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The Standard

Jobs & Manufacturing

Written By: - Date published: 7:01 am, January 31st, 2013 - 75 comments
Categories: exports, jobs - Tags: ,

One of the many big problems National is failing to resolve is the lack of jobs, as they provide a 14-year high in unemployment – even after exporting 180,000 Kiwis to Australia under this government.  Indeed if we added them in, the unemployment rate would double to 13.8%.

It seems hard to remember a mere 5 years ago before this government with less than 80,000 unemployed – noticeably less than half the current number, even if we don’t include the new Australian residents.

More than 40,000 of those job losses have been in manufacturing.  And as it’s been found in various research that manufacturing jobs have a job multiplier of 2.9 (higher for high-tech manufacturing), that means about 80,000 other indirect job losses.  Combined that’s over 2/3rds of our unemployment rate, just by getting back to where we were when National took office.

It makes sense to have a manufacturing strategy.  Part of that has to be tools for a lower and much less volatile exchange rate.  No matter what the Herald and Steven Joyce say, that exchange rate has driven manufacturers off-shore and is driving more of them there.  Skellerup, Fisher & Paykel, Gallaghers, and many more – successful NZ companies that are exporting jobs instead of products.

It makes no sense for us to have the 9th most traded currency in the world.  And if we want to export anything other than milk powder (and there’s only so much milk powder we can make) it makes no sense for the dollar to be trading at over US80c.  The US, UK, Japan, Switzerland have all printed money to devalue their currency – we’re not on a level playing field.  Singapore and China have always manipulated their currency to advantage their exporters, and strengthen their manufacturers and jobs – the playing field has never been even.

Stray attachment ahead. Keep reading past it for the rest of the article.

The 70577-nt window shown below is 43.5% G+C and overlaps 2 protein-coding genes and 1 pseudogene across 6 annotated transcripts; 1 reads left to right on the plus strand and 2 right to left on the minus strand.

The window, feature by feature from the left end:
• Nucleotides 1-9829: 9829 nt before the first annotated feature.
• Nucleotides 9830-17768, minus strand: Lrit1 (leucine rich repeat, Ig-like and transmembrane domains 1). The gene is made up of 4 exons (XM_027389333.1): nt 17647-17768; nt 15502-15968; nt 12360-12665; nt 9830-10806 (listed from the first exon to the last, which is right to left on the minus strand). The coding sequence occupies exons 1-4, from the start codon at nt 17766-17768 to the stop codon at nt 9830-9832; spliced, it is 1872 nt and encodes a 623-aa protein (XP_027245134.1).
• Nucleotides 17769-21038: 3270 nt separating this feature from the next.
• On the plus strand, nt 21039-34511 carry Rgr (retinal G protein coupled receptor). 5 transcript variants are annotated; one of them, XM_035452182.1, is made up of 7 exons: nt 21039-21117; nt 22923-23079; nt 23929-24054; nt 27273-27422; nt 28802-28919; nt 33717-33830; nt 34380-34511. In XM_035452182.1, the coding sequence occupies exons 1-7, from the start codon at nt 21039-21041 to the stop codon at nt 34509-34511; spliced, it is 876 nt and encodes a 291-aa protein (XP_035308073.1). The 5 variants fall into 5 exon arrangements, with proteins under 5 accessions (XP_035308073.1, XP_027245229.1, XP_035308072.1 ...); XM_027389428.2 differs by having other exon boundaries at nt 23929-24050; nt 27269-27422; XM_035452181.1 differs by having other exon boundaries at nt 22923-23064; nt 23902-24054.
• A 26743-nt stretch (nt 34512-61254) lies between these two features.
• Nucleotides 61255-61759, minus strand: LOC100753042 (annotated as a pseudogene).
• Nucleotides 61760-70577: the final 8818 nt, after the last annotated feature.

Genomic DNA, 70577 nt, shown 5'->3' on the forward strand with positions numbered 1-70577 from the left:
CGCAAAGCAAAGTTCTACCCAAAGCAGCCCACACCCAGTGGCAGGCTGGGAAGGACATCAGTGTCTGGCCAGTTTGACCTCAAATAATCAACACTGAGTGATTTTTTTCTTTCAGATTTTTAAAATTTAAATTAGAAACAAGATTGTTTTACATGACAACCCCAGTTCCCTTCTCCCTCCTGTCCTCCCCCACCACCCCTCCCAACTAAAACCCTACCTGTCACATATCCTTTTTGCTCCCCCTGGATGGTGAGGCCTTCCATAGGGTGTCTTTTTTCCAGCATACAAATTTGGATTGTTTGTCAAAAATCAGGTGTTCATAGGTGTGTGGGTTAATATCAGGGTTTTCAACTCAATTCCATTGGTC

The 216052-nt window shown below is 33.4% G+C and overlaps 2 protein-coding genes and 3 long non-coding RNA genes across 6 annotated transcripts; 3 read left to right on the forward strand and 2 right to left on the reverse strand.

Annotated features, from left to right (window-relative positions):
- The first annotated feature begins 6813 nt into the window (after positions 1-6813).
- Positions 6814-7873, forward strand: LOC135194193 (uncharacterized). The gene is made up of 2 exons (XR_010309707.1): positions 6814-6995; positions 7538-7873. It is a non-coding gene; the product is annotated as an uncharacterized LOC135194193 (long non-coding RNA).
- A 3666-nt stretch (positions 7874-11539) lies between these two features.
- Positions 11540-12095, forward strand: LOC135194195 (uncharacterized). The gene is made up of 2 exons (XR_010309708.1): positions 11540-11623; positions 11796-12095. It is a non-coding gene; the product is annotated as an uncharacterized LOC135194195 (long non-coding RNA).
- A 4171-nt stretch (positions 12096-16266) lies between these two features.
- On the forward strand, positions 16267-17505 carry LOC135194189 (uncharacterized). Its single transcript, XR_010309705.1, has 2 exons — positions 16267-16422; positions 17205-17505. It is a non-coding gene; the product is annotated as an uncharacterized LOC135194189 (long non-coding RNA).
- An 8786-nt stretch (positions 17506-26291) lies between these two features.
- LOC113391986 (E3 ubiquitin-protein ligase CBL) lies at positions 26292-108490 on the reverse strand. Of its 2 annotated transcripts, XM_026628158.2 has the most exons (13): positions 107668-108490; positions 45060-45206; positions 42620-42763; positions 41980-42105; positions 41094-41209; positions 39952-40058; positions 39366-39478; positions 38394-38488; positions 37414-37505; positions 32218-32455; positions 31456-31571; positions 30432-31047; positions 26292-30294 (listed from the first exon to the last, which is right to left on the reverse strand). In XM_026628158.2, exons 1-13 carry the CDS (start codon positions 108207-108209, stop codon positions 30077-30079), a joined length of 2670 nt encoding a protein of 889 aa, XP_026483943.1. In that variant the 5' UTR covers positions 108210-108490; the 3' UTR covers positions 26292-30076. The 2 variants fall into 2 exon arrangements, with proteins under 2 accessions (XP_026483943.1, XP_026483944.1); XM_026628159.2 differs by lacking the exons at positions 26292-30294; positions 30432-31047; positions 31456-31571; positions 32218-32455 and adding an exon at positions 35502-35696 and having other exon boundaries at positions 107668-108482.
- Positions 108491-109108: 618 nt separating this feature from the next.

So what do we do about it? Sit back, hands-off and tell exporters and manufacturers to work harder and smarter (as though they’re not already)?  Tell them that working some of the longest hours in the world isn’t enough?  Let them export jobs instead of products, as keeping the exchange rate high so that TVs are cheap is just too important?

That’s what I expect from National, but I’m also sure that the combined opposition manufacturing inquiry will come up with better ideas.  And I’m looking forward to seeing them enacted after 2014, and our backbone manufacturing businesses flourishing again – and along with them: jobs and wages.

75 comments on “Jobs & Manufacturing”

  1. geoff 1

    We’ve covered this before but, I can’t remember, what’s the argument for not lowering the interest rate?

    • CV - Real Labour 1.1

      Makes it harder to borrow money from overseas. And this govt needs to borrow a lot of money weekly. As Winston pointed out in his speech, Key and English have now borrowed more money than the rest of the history of NZ Governments combined.

      • tracey 1.1.1

        For real???